“Be fruitful and multiply and fill the earth”
This was the mandate God gave humans in Genesis. Fruitfulness can mean different things to different people, and it can find expression both in secular and religious outlets, but the way most of us view fruitfulness is within the confines of marriage, accomplished through reproduction. Unfortunately, the fulfillment of this mandate can often be hampered by the presence of sexually transmitted diseases (STDs), which can result in fertility issues for a woman or interfere with her sexual health.
Society tends to show more sympathy toward an individual suffering from a disease like cancer than to an individual suffering from an STD, like HIV/AIDS- and that’s a problem. People usually feel that the former was a victim, while the latter brought the disease upon themselves, probably due to irresponsible behavior. Because of these stereotypes, it is easy to assume things like this can’t happen to us or our loved ones. My perspective changed after my older sister suffered a miscarriage five months into her pregnancy due to trichomoniasis, an STD. I learned that instead of being in denial about STDs or masking our disapproval with a holier-than-thou attitude, we should take an active role in curbing the problem.
This year, I took a step towards this goal by competing in and winning a Social Venture Challenge at my college in Massachusetts, where I presented my idea for a nonprofit (ARISE) that focuses on improving the sexual health of Nigerian youths. Nigeria has the second highest rate of HIV/AIDS infection in the world today, with an estimated 3.7 percent of the population (168.8 million) living with the disease. When compared to the United States, an individual in Nigeria is five times more likely to contract HIV/AIDS and 15 times more likely to die during infancy (If It Were Your Home).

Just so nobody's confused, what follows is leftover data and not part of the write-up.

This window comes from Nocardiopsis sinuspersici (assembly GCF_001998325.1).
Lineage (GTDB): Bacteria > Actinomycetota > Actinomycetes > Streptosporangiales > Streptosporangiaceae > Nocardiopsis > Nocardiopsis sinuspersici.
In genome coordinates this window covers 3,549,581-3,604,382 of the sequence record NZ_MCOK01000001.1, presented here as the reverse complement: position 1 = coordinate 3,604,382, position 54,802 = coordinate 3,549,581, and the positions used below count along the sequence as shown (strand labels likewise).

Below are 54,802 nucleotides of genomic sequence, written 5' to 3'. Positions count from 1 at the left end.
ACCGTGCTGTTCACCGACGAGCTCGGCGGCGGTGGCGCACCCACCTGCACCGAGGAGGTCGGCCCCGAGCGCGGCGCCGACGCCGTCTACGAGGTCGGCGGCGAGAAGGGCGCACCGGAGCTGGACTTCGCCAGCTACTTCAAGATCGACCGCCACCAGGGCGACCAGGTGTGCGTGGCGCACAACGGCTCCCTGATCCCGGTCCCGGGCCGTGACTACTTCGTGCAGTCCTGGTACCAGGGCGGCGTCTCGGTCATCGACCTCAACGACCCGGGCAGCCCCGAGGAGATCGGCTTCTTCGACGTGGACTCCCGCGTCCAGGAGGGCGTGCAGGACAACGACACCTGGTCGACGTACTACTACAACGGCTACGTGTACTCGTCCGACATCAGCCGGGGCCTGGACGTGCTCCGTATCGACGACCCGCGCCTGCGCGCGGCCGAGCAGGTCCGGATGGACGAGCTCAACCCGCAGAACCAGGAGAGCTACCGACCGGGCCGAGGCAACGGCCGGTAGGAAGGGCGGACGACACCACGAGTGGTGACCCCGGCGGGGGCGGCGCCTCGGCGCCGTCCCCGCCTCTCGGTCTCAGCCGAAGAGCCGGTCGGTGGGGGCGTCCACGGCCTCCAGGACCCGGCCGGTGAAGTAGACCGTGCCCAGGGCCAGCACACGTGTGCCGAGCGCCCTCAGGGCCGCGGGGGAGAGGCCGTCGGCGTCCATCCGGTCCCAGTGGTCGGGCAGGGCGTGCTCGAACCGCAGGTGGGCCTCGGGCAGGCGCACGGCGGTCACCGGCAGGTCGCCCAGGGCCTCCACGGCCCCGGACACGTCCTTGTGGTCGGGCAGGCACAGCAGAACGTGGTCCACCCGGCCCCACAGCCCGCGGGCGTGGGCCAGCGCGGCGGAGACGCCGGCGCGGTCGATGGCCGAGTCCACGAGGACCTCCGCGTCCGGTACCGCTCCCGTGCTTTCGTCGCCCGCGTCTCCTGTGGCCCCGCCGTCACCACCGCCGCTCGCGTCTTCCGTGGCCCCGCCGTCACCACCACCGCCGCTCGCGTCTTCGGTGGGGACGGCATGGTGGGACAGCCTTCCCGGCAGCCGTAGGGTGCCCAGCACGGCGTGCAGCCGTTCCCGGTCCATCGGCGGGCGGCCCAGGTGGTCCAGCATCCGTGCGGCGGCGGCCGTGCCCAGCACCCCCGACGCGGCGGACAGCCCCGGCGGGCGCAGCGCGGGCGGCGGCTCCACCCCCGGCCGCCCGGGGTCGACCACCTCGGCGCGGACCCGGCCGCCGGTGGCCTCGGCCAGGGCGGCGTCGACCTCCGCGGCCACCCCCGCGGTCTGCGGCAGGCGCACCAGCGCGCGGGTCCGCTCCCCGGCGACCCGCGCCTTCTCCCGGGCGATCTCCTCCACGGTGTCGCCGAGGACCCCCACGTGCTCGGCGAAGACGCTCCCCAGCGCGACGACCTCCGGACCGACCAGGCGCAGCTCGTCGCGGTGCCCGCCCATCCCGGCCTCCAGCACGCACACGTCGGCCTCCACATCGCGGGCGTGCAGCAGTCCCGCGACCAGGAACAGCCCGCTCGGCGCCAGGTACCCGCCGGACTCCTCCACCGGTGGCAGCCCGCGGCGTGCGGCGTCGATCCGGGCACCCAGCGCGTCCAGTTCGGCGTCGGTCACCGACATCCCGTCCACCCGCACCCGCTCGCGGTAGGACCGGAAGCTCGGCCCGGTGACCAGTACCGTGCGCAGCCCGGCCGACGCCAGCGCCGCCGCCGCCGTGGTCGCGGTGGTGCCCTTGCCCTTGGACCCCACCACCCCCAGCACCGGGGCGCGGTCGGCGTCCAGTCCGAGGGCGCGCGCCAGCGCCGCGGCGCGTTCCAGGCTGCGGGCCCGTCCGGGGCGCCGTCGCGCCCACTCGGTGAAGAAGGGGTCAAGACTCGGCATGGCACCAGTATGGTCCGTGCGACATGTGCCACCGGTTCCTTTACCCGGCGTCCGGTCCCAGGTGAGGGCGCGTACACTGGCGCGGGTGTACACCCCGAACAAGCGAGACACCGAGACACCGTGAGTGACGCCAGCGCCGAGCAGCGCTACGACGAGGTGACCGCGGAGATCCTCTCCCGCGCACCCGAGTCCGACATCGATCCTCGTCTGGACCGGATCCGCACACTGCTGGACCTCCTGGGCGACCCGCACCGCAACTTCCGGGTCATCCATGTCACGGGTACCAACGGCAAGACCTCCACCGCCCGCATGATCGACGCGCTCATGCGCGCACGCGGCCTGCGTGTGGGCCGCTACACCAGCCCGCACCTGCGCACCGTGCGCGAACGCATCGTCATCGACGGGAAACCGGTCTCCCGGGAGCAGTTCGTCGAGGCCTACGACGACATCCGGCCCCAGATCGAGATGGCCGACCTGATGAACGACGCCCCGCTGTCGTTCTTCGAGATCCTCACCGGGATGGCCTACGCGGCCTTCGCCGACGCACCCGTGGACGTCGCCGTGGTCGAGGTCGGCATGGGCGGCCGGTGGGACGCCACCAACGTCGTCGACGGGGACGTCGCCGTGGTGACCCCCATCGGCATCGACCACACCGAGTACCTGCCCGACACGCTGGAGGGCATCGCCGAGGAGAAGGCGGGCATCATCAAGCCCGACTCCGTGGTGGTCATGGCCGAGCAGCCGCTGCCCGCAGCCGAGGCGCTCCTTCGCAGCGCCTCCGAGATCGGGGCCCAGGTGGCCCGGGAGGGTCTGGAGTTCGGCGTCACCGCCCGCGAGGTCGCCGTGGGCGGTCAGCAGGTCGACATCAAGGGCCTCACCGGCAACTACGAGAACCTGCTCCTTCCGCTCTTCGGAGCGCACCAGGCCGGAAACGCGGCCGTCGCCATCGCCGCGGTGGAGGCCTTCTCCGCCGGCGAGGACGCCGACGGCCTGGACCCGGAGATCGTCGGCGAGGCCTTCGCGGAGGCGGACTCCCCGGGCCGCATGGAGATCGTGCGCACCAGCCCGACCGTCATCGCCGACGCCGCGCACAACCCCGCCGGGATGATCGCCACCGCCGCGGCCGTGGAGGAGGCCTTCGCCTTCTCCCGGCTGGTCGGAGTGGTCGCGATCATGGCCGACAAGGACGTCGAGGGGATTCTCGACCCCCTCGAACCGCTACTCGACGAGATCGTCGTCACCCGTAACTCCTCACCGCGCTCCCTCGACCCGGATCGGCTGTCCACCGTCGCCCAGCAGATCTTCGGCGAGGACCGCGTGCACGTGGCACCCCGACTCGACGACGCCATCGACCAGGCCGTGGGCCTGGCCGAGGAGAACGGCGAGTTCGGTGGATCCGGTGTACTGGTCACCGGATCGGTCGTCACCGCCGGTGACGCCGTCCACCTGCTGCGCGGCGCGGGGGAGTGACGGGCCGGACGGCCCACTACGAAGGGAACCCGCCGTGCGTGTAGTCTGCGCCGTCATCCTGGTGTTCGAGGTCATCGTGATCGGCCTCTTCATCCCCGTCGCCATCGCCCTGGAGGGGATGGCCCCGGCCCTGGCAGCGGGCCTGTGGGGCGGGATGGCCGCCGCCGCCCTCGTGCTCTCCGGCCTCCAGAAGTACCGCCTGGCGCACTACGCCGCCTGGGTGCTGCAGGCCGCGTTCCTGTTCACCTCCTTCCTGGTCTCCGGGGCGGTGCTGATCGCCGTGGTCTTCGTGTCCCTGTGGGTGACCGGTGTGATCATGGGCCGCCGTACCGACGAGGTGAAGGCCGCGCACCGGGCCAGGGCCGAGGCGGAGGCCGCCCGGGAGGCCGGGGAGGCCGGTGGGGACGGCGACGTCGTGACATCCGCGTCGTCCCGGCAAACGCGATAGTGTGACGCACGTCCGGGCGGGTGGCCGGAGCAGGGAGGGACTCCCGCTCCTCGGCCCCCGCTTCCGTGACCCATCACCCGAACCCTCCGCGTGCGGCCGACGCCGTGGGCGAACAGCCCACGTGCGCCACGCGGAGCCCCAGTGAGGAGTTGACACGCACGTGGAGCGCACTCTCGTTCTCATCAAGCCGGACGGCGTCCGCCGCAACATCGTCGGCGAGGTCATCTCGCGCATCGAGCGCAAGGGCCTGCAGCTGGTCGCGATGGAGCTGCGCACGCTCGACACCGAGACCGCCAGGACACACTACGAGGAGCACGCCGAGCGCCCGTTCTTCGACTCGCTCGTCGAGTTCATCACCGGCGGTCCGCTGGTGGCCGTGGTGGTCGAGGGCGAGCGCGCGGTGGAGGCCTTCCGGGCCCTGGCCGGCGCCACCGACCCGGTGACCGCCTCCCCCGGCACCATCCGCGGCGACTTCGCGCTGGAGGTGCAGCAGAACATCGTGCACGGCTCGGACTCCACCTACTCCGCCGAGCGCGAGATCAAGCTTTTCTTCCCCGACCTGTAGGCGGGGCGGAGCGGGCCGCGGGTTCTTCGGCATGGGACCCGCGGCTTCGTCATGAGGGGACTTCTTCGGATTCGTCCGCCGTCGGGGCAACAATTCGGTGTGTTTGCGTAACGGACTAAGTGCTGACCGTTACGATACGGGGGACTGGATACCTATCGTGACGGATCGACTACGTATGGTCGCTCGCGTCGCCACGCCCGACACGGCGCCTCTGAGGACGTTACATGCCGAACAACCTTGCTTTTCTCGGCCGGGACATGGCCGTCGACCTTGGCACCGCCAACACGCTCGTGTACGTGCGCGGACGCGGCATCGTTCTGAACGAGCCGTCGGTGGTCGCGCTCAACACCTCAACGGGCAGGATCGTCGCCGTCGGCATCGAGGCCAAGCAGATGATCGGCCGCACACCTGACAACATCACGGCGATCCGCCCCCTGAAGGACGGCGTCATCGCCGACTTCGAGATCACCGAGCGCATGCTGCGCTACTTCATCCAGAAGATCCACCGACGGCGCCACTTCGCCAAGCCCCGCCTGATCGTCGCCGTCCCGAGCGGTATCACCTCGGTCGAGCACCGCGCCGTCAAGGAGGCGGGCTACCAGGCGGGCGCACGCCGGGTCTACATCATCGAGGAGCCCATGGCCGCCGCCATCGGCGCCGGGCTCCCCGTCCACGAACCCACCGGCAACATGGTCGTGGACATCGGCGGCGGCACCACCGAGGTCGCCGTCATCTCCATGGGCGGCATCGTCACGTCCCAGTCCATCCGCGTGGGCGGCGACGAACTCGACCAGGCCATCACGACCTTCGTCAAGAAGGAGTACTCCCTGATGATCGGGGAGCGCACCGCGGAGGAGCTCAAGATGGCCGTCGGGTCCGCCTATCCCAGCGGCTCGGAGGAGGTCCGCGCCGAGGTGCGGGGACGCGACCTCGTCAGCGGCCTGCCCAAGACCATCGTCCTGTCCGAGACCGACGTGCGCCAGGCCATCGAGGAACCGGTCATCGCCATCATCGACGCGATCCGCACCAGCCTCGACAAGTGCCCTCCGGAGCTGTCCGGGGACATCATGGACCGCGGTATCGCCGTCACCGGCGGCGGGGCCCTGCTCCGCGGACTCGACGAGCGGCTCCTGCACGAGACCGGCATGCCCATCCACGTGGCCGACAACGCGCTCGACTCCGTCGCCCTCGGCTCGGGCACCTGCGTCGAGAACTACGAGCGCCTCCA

The mission of The ARISE Africa Foundation is to break the stigma surrounding STD testing by “Actively Raising Interests in Sexual Epidemics” (ARISE) among youths in Nigeria and the surrounding African nations. By doing this, we also hope to assist Nigeria with meeting the United Nations Millennium Development Goals, specifically reducing child mortality, improving maternal health and combating HIV/AIDs, malaria and other diseases. The ARISE team intends to do this through a three-part strategy: educating people about the diseases, using celebrities as positive role models, and conducting a massive testing to encourage (early) testing habits.
I believe that it’s the responsibility of humans, especially Christians, to engage in issues regarding healthy sexual behaviors – regardless of their position on premarital sex- because we have been called to love one another. 1 John 4: 7-8 reads:
“Beloved, let us love one another, for love is from God, and whoever loves has been born of God and knows God. Anyone who does not love does not know God, because God is love.”
We see this love further demonstrated through Christ who showed compassion and mercy towards those who were ostracized by society.
In most African cultures, individuals with STDs are often discriminated against and sometimes humiliated, both verbally and physically. As a result, the stigma associated with having an STD hinders many from seeking (early) testing or even getting medical treatment for the disease. Similarly, when we offer skeptical sympathy for those who suffer from STDs, we are perpetuating this stigma. In addition, we might also be closing our minds to the possibility of STDs contracted through rape, abuse or even a loving relationship between married couples. By looking out for the interests of others, showing compassion, and not making assumptions about their situations, we could help save our neighbors, loved ones or even ourselves from becoming a victim of STDs.
Nigeria is only one country that suffers from high rates of STDs, and I believe the necessary response is to actively get involved in raising awareness and promote testing and treatment for individuals living with these diseases, both at home and abroad. As the ARISE slogan reads, “we need to break the stigma surrounding testing, before it breaks us. We are the next generation and there is no better time to take action than now!”